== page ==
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How to mount a backpack and panniers on a bicycle?

The topic/theme of this post might seem funny to some, but I’ve had the following conversation many times over:

“My back sweats when I carry a backpack on a bicycle.”
– Have you tried putting it on the rear rack?
“How?”

That is why here I’ll explain, with pictures, how to mount a backpack (and panniers) onto a bicycle rear rack.

If you have any questions (or additions and corrections), please use the BikeGremlin forum:
www.bikegremlin.net

Table Of Contents (T.O.C.):

  1. Mounting panniers on a bicycle rear rack
  2. Mounting a backpack on a bicycle rear rack
  3. How to mount Ortlieb Panniers and Rack-Pack – video


1. Mounting panniers on a bicycle rear rack

For mounting panniers on a bicycle, one needs a rack that is designed to take panniers. Such racks have sides designed to support panniers, preventing them from getting into the spokes. Good ones have pannier hanging rails placed a bit below the top side of the rack – so both panniers and a backpack/bag can be mounted at the same time.

Rack in the pictures below is no longer made, but the “current” most similar model is Topeak Uni Super Tourist DX (Amazon affiliate link). It is made in a version for bicycles with disc brakes as well. Model in the pics has also a spring loaded… “thing” (not sure what it’s called in English), that is not necessary, but comes in handy – for paved roads it is often sufficient so bungee straps are not needed.

Bicycle rear rack suitable for both panniers and backpack mounting.<br> 1 - pannier side support<br> 2 - lowered rail for "hanging" the panniers<br> Picture 1
Bicycle rear rack suitable for both panniers and backpack mounting.
1 – pannier side support
2 – rail for “hanging” the panniers is lowered
Picture 1
Pannier mounted on the rack Picture 2
Pannier mounted on the rack
Picture 2
Pannier mounted on a rack - up close Picture 3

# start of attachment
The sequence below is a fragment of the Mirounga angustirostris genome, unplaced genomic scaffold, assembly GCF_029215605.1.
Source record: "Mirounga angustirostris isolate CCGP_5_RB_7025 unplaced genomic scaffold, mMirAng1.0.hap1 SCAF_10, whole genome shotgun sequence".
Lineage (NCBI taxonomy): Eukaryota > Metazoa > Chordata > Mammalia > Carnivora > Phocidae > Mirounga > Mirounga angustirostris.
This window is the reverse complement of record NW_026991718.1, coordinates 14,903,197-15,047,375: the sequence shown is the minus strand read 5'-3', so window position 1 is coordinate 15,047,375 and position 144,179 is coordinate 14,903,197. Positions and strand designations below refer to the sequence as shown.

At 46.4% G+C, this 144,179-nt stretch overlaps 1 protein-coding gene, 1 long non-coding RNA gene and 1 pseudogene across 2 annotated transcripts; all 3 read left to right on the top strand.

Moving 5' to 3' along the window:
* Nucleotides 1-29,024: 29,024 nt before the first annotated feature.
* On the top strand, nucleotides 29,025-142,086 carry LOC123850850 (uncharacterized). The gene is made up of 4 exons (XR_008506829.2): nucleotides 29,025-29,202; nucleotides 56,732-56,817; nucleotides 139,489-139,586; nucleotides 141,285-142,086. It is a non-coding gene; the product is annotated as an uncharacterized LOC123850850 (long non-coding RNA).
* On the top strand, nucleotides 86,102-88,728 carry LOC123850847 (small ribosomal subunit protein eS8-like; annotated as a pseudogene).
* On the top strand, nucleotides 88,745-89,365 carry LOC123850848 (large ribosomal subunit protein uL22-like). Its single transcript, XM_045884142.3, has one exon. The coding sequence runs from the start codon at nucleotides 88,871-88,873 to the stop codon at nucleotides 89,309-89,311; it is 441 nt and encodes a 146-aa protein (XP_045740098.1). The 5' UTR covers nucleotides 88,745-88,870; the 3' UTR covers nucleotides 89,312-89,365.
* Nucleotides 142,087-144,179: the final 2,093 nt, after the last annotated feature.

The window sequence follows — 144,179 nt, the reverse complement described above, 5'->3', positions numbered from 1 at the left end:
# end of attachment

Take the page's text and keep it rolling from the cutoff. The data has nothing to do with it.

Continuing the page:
Pannier mounted on a rack – up close
Picture 3
What it looks like from the opposite side - pannier mounted on a rack Picture 4
What it looks like from the opposite side – pannier mounted on a rack
Picture 4

Principle is the same for mounting the other pannier. The one in the picture is Ortlieb (Amazon affiliate link) – durable, waterproof and with very convenient patents for mounting, dismounting and carrying around – I’d recommend it.

There are various types of pannier mounting patents. Some come with hooks, some have stripes to be thrown over the rack – in which case one must always mount both panniers. They all benefit from the above noted rack design that lets them sit a bit lower and further “out”.

– T.O.C. –


2. Mounting a backpack on a bicycle rear rack

Here I’ll show how to mount a backpack on a rack. The method shown has proven as very stable and secure, even on rough (bumpy) terrain. It boils down to leaning the backpack against the saddle and securing it with a rubber bungee cord (Amazon affiliate link) to hold it in place.

Alternative to the shown method is laying backpack flat on “its back” and tying it up with bungee cords. For small and mid-sized backpacks, the method below is more convenient, faster and, if something is put in the “dividers” within the backpack, it won’t fall out of them on bumpy terrain. Let’s begin:

Start by placing the backpack straight up, leaning its back side against the saddle.

Placing a backpack onto the rack Picture 5
Placing a backpack onto the rack
Picture 5
If the rack has a spring, it can be lifted before placing the backpack, so that the spring holds it in place Picture 6
If the rack has a spring, it can be lifted before placing the backpack, so that the spring holds it in place